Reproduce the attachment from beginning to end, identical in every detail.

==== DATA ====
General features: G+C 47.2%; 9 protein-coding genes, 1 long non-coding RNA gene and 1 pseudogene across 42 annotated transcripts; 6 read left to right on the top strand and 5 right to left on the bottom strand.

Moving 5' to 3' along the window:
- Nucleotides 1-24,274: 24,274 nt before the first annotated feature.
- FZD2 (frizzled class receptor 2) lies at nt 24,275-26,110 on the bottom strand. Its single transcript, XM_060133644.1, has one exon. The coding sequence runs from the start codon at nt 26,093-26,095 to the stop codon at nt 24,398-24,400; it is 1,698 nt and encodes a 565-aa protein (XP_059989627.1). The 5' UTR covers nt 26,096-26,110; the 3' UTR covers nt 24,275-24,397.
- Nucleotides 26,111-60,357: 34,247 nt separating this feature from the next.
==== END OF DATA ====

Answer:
General features: G+C 47.2%; 9 protein-coding genes, 1 long non-coding RNA gene and 1 pseudogene across 42 annotated transcripts; 6 read left to right on the top strand and 5 right to left on the bottom strand.

Moving 5' to 3' along the window:
- Nucleotides 1-24,274: 24,274 nt before the first annotated feature.
- FZD2 (frizzled class receptor 2) lies at nt 24,275-26,110 on the bottom strand. Its single transcript, XM_060133644.1, has one exon. The coding sequence runs from the start codon at nt 26,093-26,095 to the stop codon at nt 24,398-24,400; it is 1,698 nt and encodes a 565-aa protein (XP_059989627.1). The 5' UTR covers nt 26,096-26,110; the 3' UTR covers nt 24,275-24,397.
- Nucleotides 26,111-60,357: 34,247 nt separating this feature from the next.